The Fly (1986)

David Cronenberg | 1hr 36min

It feels a little odd to separate the “pop art” end of David Cronenberg’s body horror spectrum from the other extremity which might more aptly be labelled “high art”, but it is not hard to see why The Fly ended up being his most commercially successful film when compared to something as cold and pensive as Dead Ringers. The terminal illness metaphor is not wasted in the subtext of this intelligent screenplay, nor does Cronenberg ever falter in intelligently picking apart the mad scientist’s disturbed psyche, yet in binding The Fly’s narrative so closely to the gripping, visceral decay of Seth Brundle’s body, it becomes a film that sticks in the mind for the sort of brazen, kitschy ugliness one can’t tear their eyes away from.

Also integral to The Fly’s status as piece of pop horror is how much it is in conversation with more classical entries into the genre, itself being a remake of the 1958 B-movie of the same name. The story of a scientist’s transformation into a human-fly hybrid after an experiment gone wrong is grounded in archetypes stretching back to 19th century Gothic literature, when Dr Victor Frankenstein broke all laws of nature to create an ungodly creature. The 1931 movie adaptation of Frankenstein might be the better comparison to draw here though, especially given how much its mechanical laboratory set is evoked in the machines, steam, and pipes crowding out Brundle’s warehouse apartment. Howard Shore’s daunting symphonic score of dissonant strings and majestic horns feels especially evocative of classical Hollywood horror films, and in similar fashion to other such great mad scientist stories as Dr Jekyll and Mr Hyde, Brundle becomes his own test subject, mutating his body in a gruesome manner to expand the boundaries of scientific knowledge.

A lab of mechanical contraptions, lights, and smoke – a 1980s update of the lab from James Whale’s Frankenstein.

And yet for all its grounding in familiar narrative and genre conventions, The Fly is unmistakably a sickeningly stylistic effort from Cronenberg to leave his imprint on pop culture. An early scene that sees one of Brundle’s experiments inadvertently turn a monkey inside-out is stomach-turning, but it is simply a warning for what is to come, as the plot continues down a path of escalating confrontations with conventions of good taste. Jeff Goldblum’s body is a canvas for Cronenberg’s own experimentations, as well as those of special effects artist Chris Walas and make-up artist Stephan Dupuis, who together visualise Brundle’s malignant decay through lumpy, discoloured prosthetics. Images of the scientist’s fingernails slowly peeling off and his acidic vomit dissolving food for consumption are scrutinised up close in tight frames, but such an intimate shooting style also allows us to look past the make-up and behold the disturbed sensitivity of Goldblum’s tragic performance.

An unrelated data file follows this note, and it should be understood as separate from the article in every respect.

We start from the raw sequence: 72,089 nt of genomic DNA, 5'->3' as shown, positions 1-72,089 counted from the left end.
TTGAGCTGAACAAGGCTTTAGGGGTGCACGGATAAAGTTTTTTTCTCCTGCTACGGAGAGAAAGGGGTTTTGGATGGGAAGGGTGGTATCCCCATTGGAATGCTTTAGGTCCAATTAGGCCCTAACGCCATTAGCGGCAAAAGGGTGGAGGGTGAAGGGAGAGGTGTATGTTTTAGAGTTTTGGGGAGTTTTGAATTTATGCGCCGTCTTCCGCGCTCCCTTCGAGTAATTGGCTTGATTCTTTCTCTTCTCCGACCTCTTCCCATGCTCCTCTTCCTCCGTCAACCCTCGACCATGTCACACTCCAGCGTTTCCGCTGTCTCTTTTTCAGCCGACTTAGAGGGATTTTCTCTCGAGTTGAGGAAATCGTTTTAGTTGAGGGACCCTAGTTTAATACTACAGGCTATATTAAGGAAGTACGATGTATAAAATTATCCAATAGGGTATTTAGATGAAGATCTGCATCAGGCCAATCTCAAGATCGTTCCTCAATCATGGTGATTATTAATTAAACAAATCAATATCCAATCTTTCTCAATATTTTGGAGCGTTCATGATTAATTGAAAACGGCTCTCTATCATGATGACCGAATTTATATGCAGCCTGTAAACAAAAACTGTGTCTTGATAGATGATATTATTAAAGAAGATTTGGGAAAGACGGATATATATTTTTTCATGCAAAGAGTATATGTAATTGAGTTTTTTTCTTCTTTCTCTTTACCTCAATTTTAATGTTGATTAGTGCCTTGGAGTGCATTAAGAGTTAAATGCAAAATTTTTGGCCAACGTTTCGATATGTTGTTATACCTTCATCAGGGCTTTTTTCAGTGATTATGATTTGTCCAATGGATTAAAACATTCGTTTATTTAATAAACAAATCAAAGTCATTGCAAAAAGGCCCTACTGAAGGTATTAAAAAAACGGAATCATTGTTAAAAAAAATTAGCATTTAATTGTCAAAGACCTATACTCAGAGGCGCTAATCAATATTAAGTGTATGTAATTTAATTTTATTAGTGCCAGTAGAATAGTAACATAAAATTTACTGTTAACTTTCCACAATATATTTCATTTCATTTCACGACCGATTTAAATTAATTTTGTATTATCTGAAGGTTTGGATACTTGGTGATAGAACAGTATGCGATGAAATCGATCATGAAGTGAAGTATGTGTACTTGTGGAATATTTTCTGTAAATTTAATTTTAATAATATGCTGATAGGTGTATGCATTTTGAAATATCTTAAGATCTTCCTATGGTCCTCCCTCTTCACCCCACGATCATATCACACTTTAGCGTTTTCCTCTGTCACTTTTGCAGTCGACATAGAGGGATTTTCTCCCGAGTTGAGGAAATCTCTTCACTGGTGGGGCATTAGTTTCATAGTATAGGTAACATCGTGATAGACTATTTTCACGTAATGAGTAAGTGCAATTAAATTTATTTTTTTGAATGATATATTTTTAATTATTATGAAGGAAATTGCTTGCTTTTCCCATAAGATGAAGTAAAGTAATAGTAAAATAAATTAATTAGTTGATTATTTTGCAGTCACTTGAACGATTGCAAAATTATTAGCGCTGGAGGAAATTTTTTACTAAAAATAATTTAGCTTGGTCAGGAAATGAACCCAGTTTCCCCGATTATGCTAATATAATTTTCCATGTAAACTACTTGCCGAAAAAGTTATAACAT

The tics, the vocal work, the physicality – this transformational performance is a career highpoint for Jeff Goldblum.

Because yes, beyond all its practical effects and upsettingly visceral imagery, The Fly is ultimately a tragedy. This malevolent force is not only taking over Brundle’s body, but his mind as well, robbing him of everything that made him such a brilliant, intelligent scientist, and replacing it with something abhorrent, cruel, and selfish. Everything we witness, from the twitching to the hair falling out, is simply a manifestation of an internal deterioration taking place, and therein lies Cronenberg’s frighteningly primal reflection of terminal illness. In a largely silent finale of pulsating lights and atmospheric smoke, the frail vulnerability of the human body is on full display, as this flesh-obsessed director rips it apart to reveal the mutation’s final, repulsive form – the ‘Brundlefly’.

As Shore’s orchestra reaches a powerful climax, and the repugnant creature we see before us crawls pathetically along the ground, we recognise an agonising loss that has taken place. The loss of a great mind, a potential romance, and a passionate scientist, reduced down to a pale imitation of nature that can barely sustain its own existence. There is no need for any kind of wistful epilogue to follow up the abrupt, violent conclusion of The Fly, as in these final few minutes, Cronenberg ambitiously reaches into the jaws of disgust, and from its nauseating depths remarkably draws out pure, desolate heartbreak.

Repulsive, yes. But you have to feel sorry for the humanity that is still trapped inside this pitifully mutated figure.

The Fly is currently available to stream on Disney Plus, and available to rent or buy on iTunes, YouTube, and Google Play.

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